30 years of the Weimar Triangle: between aspiration and reality

David Gregosz
David Gregosz has been Head of the Konrad Adenauer Foundation’s foreign office in Warsaw since September 2020.

For years, the Weimar Triangle has been struggling with insignificance. The enormous potential of the three states, which together account for about 45 percent of the EU’s gross domestic product and nearly 40 percent of its population, and which also form a geographic axis between Western and Eastern Europe, contrasts with a depressing reality.

The last joint meeting of foreign ministers indeed took place only in October 2020, at which the will to intensify relations was emphasized. All too often, however, such statements turned out to be empty phrases from which no concrete efforts emerged. The trilateral relationship is marked by profound disagreements and differences.

Franco-German relations are largely exempt from this, as the two states only reaffirmed their special relationship with the Treaty of Aachen in 2019. Tensions, on the other hand, are particularly prevalent in the two countries’ ties with Poland. The decisive factor here is the coalition led by the PiS party that has been in power since 2015.

Tensions caused by judicial reform

First and foremost, the controversial judicial reform has for years been a source of contention with European partners, who see the lasting rule of law at risk and, not least, brought about the first Article 7 process against. Discrepancies also exist over the new media law, which opponents criticized as an attack on freedom of opinion and freedom of the press. The German-Russian cooperation on the Nord Stream 2 gas pipeline is also causing unease in Warsaw.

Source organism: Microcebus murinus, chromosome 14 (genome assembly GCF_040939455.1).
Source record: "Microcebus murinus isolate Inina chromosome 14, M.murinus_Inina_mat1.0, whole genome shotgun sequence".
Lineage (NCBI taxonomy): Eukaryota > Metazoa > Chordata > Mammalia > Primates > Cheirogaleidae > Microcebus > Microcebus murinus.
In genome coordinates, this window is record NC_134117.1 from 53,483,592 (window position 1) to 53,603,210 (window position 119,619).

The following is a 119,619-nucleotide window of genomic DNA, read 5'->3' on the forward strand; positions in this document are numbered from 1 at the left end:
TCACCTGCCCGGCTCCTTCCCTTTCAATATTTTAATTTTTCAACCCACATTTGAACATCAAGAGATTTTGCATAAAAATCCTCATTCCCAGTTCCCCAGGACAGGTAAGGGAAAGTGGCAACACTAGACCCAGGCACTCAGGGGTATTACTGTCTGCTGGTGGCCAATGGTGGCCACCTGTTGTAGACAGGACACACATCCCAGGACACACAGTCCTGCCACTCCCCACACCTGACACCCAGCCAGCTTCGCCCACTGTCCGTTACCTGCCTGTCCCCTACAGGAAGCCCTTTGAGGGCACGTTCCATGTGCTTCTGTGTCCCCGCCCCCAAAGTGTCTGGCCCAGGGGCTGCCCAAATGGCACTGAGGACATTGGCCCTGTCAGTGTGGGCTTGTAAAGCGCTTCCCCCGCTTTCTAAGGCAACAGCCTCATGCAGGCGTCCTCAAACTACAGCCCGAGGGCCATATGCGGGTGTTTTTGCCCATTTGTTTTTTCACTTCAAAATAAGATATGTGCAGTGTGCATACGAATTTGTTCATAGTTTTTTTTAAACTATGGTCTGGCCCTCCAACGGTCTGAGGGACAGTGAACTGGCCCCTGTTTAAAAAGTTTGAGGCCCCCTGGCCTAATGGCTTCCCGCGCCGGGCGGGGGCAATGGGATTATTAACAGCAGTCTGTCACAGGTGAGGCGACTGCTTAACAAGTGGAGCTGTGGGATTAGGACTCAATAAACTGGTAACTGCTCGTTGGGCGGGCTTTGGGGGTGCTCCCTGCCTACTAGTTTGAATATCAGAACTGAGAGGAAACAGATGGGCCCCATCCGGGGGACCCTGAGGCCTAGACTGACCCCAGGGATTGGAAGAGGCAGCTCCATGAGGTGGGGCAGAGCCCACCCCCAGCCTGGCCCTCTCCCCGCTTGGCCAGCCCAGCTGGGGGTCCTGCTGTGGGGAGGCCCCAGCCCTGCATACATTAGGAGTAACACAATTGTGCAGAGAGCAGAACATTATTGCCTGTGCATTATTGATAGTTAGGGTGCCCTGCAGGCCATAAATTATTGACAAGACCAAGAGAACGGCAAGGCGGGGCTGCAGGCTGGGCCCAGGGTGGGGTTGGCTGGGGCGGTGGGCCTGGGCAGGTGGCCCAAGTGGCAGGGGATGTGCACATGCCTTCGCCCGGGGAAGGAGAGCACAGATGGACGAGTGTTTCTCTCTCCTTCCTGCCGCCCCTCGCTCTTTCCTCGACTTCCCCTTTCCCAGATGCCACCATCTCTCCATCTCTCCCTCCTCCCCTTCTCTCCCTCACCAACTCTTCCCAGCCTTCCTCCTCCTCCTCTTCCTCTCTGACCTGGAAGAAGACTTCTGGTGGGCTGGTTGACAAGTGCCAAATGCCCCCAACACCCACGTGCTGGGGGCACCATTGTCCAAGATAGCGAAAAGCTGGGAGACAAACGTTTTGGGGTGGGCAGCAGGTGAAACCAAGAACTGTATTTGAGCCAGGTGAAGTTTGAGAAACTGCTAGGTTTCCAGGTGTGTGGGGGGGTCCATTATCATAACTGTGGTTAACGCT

Despite all the differences at the national level, regional and local relations have proven to be an anchor of stability. For example, partnerships exist between North Rhine-Westphalia, Silesia, and Hauts-de-France, as well as between Brandenburg, Mazowieckie, and the Île-de-France. These “regional Weimar triangles” have the advantage of maintaining relations relatively independently of national tensions.

Civil society cooperation

In addition, bilateral cooperation in the form of Eurodistricts and Euroregions has been consolidated in the border regions. In addition, there are town twinning schemes, university cooperation, and youth organizations that promote intercultural exchange. This civil society level and its positive effects should not be forgotten when evaluating the triangle, even if they cannot replace exchanges at the national level.

For (long-term) cooperation to appear possible at all, however, there would need to be a congruent idea within the trio about the goals and function of the triangle as the basis of any cooperation. Institutionalizing the loose alliance would also be a way of expanding relations, but due to current and historical developments, it appears to be a mere thought experiment.

To consign the Weimar Triangle to the history books as a closed chapter because of the problems described above would certainly be the wrong approach. But as desirable as intensive trilateral cooperation at the national level may seem, there is currently not much to be said for its renaissance.


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